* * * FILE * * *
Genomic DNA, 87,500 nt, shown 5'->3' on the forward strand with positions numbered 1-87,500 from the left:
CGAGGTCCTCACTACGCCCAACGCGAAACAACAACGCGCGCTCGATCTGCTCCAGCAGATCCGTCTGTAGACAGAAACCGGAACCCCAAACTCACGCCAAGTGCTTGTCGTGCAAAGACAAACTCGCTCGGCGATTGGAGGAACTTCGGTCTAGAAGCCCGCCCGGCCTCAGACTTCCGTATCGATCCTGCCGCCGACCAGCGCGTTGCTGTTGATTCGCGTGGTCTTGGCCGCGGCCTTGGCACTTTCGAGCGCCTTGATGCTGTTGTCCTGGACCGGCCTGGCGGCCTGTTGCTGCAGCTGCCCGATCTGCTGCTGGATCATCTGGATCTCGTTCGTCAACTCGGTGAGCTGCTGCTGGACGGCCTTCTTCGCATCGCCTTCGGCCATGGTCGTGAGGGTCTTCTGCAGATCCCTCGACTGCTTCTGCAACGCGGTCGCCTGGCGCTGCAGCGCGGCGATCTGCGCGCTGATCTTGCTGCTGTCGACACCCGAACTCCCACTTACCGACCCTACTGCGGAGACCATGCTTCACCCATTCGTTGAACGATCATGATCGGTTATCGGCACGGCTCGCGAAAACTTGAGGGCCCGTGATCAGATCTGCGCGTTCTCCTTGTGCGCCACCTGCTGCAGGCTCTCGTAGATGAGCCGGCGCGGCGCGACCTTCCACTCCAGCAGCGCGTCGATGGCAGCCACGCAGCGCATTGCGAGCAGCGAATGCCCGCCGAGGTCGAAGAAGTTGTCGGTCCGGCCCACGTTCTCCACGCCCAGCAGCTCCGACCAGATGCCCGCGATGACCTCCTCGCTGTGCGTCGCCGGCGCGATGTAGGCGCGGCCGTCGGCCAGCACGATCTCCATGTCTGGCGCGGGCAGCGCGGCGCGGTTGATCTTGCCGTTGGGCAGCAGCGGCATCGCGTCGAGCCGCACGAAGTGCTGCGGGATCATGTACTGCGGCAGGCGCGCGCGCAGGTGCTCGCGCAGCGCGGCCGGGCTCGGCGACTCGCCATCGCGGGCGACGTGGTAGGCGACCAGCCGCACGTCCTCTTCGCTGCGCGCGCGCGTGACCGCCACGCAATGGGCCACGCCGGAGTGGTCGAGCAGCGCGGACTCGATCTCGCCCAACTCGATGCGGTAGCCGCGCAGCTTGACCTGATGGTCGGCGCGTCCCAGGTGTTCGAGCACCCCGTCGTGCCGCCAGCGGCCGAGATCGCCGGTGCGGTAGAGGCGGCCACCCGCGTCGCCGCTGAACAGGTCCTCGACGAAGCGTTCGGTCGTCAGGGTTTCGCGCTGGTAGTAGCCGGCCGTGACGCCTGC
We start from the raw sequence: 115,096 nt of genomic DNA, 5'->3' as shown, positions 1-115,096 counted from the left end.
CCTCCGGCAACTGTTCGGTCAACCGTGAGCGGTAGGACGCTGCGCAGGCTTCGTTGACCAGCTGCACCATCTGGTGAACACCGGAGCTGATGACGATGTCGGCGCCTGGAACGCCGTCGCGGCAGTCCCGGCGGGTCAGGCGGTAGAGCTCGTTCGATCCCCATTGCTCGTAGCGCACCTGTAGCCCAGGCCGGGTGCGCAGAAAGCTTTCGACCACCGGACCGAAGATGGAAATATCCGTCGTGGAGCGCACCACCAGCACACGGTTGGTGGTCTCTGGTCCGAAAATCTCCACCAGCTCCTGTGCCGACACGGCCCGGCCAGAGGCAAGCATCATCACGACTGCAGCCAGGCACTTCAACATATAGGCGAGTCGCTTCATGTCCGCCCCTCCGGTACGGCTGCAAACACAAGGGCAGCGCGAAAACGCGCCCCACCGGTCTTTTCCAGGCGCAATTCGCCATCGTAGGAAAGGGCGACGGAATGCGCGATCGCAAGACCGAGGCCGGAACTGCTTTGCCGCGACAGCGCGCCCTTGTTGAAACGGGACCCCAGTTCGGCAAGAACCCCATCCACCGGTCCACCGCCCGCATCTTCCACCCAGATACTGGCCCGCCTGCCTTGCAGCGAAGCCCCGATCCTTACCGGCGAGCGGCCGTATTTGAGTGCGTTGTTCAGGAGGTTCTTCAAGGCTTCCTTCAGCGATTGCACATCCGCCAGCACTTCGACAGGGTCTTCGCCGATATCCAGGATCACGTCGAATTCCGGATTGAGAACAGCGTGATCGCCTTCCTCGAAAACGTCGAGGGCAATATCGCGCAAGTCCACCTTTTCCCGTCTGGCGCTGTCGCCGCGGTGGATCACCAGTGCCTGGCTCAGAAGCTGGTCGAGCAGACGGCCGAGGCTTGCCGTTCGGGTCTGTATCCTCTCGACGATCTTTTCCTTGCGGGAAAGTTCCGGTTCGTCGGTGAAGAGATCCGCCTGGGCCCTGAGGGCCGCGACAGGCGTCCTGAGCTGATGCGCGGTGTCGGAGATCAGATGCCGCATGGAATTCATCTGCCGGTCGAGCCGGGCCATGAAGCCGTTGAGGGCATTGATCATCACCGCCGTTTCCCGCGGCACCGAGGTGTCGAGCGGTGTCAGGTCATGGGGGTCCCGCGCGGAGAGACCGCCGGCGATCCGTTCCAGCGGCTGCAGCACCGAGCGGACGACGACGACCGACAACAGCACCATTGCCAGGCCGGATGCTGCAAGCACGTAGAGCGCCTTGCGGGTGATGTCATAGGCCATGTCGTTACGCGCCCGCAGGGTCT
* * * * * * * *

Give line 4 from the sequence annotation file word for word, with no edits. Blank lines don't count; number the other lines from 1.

CCTCCGGCAACTGTTCGGTCAACCGTGAGCGGTAGGACGCTGCGCAGGCTTCGTTGACCAGCTGCACCATCTGGTGAACACCGGAGCTGATGACGATGTCGGCGCCTGGAACGCCGTCGCGGCAGTCCCGGCGGGTCAGGCGGTAGAGCTCGTTCGATCCCCATTGCTCGTAGCGCACCTGTAGCCCAGGCCGGGTGCGCAGAAAGCTTTCGACCACCGGACCGAAGATGGAAATATCCGTCGTGGAGCGCACCACCAGCACACGGTTGGTGGTCTCTGGTCCGAAAATCTCCACCAGCTCCTGTGCCGACACGGCCCGGCCAGAGGCAAGCATCATCACGACTGCAGCCAGGCACTTCAACATATAGGCGAGTCGCTTCATGTCCGCCCCTCCGGTACGGCTGCAAACACAAGGGCAGCGCGAAAACGCGCCCCACCGGTCTTTTCCAGGCGCAATTCGCCATCGTAGGAAAGGGCGACGGAATGCGCGATCGCAAGACCGAGGCCGGAACTGCTTTGCCGCGACAGCGCGCCCTTGTTGAAACGGGACCCCAGTTCGGCAAGAACCCCATCCACCGGTCCACCGCCCGCATCTTCCACCCAGATACTGGCCCGCCTGCCTTGCAGCGAAGCCCCGATCCTTACCGGCGAGCGGCCGTATTTGAGTGCGTTGTTCAGGAGGTTCTTCAAGGCTTCCTTCAGCGATTGCACATCCGCCAGCACTTCGACAGGGTCTTCGCCGATATCCAGGATCACGTCGAATTCCGGATTGAGAACAGCGTGATCGCCTTCCTCGAAAACGTCGAGGGCAATATCGCGCAAGTCCACCTTTTCCCGTCTGGCGCTGTCGCCGCGGTGGATCACCAGTGCCTGGCTCAGAAGCTGGTCGAGCAGACGGCCGAGGCTTGCCGTTCGGGTCTGTATCCTCTCGACGATCTTTTCCTTGCGGGAAAGTTCCGGTTCGTCGGTGAAGAGATCCGCCTGGGCCCTGAGGGCCGCGACAGGCGTCCTGAGCTGATGCGCGGTGTCGGAGATCAGATGCCGCATGGAATTCATCTGCCGGTCGAGCCGGGCCATGAAGCCGTTGAGGGCATTGATCATCACCGCCGTTTCCCGCGGCACCGAGGTGTCGAGCGGTGTCAGGTCATGGGGGTCCCGCGCGGAGAGACCGCCGGCGATCCGTTCCAGCGGCTGCAGCACCGAGCGGACGACGACGACCGACAACAGCACCATTGCCAGGCCGGATGCTGCAAGCACGTAGAGCGCCTTGCGGGTGATGTCATAGGCCATGTCGTTACGCGCCCGCAGGGTCT